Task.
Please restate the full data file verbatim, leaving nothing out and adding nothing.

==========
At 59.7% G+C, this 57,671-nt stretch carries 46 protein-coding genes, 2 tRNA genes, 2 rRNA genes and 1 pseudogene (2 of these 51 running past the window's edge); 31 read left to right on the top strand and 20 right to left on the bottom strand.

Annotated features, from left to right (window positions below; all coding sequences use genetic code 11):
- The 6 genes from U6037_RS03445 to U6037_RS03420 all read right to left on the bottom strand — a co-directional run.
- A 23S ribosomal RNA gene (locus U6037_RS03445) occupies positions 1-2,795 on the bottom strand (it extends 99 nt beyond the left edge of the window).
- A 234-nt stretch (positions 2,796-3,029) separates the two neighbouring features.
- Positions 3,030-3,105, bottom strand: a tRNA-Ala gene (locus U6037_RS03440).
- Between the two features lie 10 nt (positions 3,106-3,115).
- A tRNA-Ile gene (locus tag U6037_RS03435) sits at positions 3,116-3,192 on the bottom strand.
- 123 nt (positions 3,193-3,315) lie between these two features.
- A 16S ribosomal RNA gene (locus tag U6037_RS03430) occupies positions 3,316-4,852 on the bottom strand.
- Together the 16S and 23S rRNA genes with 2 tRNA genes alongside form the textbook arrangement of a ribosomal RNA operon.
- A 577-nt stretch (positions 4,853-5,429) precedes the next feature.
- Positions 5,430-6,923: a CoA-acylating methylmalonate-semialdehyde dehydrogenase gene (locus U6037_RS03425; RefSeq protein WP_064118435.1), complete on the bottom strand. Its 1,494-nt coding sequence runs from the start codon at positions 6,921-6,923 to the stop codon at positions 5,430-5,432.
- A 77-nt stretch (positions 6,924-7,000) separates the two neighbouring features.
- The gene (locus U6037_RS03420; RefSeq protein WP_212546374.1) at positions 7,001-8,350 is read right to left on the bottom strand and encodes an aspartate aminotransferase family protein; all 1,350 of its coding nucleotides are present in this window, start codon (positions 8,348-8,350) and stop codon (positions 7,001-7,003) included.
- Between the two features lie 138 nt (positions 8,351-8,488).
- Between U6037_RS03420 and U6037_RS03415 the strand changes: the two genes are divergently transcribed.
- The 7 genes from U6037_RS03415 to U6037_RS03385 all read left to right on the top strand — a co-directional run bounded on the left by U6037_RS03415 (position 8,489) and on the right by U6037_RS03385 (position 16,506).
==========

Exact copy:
At 59.7% G+C, this 57,671-nt stretch carries 46 protein-coding genes, 2 tRNA genes, 2 rRNA genes and 1 pseudogene (2 of these 51 running past the window's edge); 31 read left to right on the top strand and 20 right to left on the bottom strand.

Annotated features, from left to right (window positions below; all coding sequences use genetic code 11):
- The 6 genes from U6037_RS03445 to U6037_RS03420 all read right to left on the bottom strand — a co-directional run.
- A 23S ribosomal RNA gene (locus U6037_RS03445) occupies positions 1-2,795 on the bottom strand (it extends 99 nt beyond the left edge of the window).
- A 234-nt stretch (positions 2,796-3,029) separates the two neighbouring features.
- Positions 3,030-3,105, bottom strand: a tRNA-Ala gene (locus U6037_RS03440).
- Between the two features lie 10 nt (positions 3,106-3,115).
- A tRNA-Ile gene (locus tag U6037_RS03435) sits at positions 3,116-3,192 on the bottom strand.
- 123 nt (positions 3,193-3,315) lie between these two features.
- A 16S ribosomal RNA gene (locus tag U6037_RS03430) occupies positions 3,316-4,852 on the bottom strand.
- Together the 16S and 23S rRNA genes with 2 tRNA genes alongside form the textbook arrangement of a ribosomal RNA operon.
- A 577-nt stretch (positions 4,853-5,429) precedes the next feature.
- Positions 5,430-6,923: a CoA-acylating methylmalonate-semialdehyde dehydrogenase gene (locus U6037_RS03425; RefSeq protein WP_064118435.1), complete on the bottom strand. Its 1,494-nt coding sequence runs from the start codon at positions 6,921-6,923 to the stop codon at positions 5,430-5,432.
- A 77-nt stretch (positions 6,924-7,000) separates the two neighbouring features.
- The gene (locus U6037_RS03420; RefSeq protein WP_212546374.1) at positions 7,001-8,350 is read right to left on the bottom strand and encodes an aspartate aminotransferase family protein; all 1,350 of its coding nucleotides are present in this window, start codon (positions 8,348-8,350) and stop codon (positions 7,001-7,003) included.
- Between the two features lie 138 nt (positions 8,351-8,488).
- Between U6037_RS03420 and U6037_RS03415 the strand changes: the two genes are divergently transcribed.
- The 7 genes from U6037_RS03415 to U6037_RS03385 all read left to right on the top strand — a co-directional run bounded on the left by U6037_RS03415 (position 8,489) and on the right by U6037_RS03385 (position 16,506).